Global Policy Forum

Local NGO Documents Prisoner Abuse


Integrated Regional Information Networks
February 20, 2006

An NGO established this year to assist former prison detainees who have suffered abuses in prison has received an overwhelming initial response. "This organisation has already received nearly 125 reports of prisoner abuse inside Iraqi prisons," said Khalid Rabia'a, spokesman for the Prisoners' Association for Justice (PAJ), which officially began its work six weeks ago.

According to Rabia'a, former detainees often reported that they were beaten with cables, kicked in the testicles, burnt with cigarettes, forced to wear hoods for days at a time and forced to sign confessions while under interrogation.

One former detainee interviewed by IRIN spoke about treatment he received after being arrested for alleged involvement with the ongoing Iraqi insurgency. "I was tortured by the Iraqi army and they used horrible ways to get information out of me," said Fahed Ahmed. "But after three months, they released me without any proof I was helping the insurgency." Ahmed said that beatings with cables was a "common punishment", and further claimed he had been raped twice while in detention by soldiers of the Iraqi Army.

Officials at the Ministry of Justice, meanwhile, say the fact that Iraqi prisons are often run by coalition forces makes it more difficult to rectify the situation. "It will be difficult for the justice ministry to learn about all the problems concerning the abuse of detainees, although we've already begun reviewing all the cases," said Zacarias Ali, a senior ministry official. "But the country's prisons must be brought under our control, not under that of the US."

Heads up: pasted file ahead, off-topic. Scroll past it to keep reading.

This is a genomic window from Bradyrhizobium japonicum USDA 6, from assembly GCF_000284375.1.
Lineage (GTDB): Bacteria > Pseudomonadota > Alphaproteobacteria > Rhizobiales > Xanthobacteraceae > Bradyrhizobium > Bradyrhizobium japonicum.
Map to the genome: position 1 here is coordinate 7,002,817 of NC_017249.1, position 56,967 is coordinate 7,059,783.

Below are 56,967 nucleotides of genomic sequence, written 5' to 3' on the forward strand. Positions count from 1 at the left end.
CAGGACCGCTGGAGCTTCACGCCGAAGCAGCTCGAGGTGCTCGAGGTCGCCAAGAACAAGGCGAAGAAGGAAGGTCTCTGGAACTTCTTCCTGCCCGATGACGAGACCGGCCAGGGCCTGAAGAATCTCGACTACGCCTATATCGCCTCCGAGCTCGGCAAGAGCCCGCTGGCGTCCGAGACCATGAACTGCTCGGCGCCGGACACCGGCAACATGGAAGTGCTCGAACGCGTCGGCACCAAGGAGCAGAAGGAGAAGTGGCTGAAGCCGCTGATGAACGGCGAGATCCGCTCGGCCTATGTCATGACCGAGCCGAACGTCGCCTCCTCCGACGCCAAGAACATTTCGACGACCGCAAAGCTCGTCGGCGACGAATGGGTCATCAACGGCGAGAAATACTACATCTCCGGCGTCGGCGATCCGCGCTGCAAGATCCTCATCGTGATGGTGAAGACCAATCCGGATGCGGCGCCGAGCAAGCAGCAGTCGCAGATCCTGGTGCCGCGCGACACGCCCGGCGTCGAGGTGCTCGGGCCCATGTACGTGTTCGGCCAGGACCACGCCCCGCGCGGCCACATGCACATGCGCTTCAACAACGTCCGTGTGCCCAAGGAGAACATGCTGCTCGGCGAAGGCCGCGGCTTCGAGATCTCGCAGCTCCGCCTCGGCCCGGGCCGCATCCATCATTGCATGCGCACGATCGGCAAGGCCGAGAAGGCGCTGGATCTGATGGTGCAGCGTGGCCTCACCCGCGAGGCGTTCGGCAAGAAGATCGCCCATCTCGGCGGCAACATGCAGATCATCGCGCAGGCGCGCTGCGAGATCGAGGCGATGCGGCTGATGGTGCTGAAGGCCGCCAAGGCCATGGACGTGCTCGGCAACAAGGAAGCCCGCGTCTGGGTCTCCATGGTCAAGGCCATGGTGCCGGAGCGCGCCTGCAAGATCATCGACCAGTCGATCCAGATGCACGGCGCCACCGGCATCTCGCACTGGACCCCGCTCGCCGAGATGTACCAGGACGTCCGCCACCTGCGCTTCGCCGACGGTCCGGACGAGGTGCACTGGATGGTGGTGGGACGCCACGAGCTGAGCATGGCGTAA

According to the Ministry of Defence, nearly 30,000 detainees have had their cases reviewed by the justice ministry since August 2004, and more than 15,000 have been freed from local prisons. The reviewed cases – 70 percent of whom were accused of conspiring with the ongoing insurgency – revealed thousands of detentions without charge.

Allegations of abuse have been levelled at US, UK and Iraqi authorities, which currently share control of Iraq's national prison system. US forces retain command of the infamous Abu Ghraib prison and an airport detention camp in Baghdad, while British forces run the Um Qasr prison in southern Iraq. The Iraqi army and police, meanwhile, are responsible for all other detention facilities.

In mid-November of last year, 173 detainees were found by US troops at an interior ministry building in Baghdad, bearing signs of torture, malnutrition and mistreatment. Iraqi Prime Minister Ibrahim al-Jafari ordered an investigation into the abuses at the time, but no results have been released to date.

In April 2004, a series of photographs of inmates being abused by US soldiers in Abu Ghraib led to worldwide condemnation and the prosecution of the soldiers involved. Last week, though, new images of abuse emerged from the same prison, showing images of the apparent killing, torture and sexual humiliation of prisoners. The British military has also been criticised following the release this month of video footage showing UK soldiers savagely beating four young Iraqi civilians in southern Iraq in 2004.

Besides common allegations of mistreatment and abuse, conditions inside many Iraqi prisons are reportedly sub-standard. "Most Iraqis who have been arrested are incarcerated in jails under conditions that fall below international standards and are in calamitous need of reform," said Hamam Ali, a senior official at the Ministry of Human Rights.

In the meantime, Iraqi officials say they are largely helpless to do anything as long as prison facilities remain under foreign control. "After the last scandal with the abuse of young men by British troops in the south and the new pictures released from Abu Ghraib, we've urged the US military to hand over prisons to local authorities," said Ra'ad Sinawi, a senior defence ministry official.

Along with legal assistance, the PAJ offers counselling for trauma victims and helps families to relocate relatives who have been arrested. "Nearly 50 families have approached us to help them find loved ones," Rabia'a said. "In some cases, they've been missing for more than five months."

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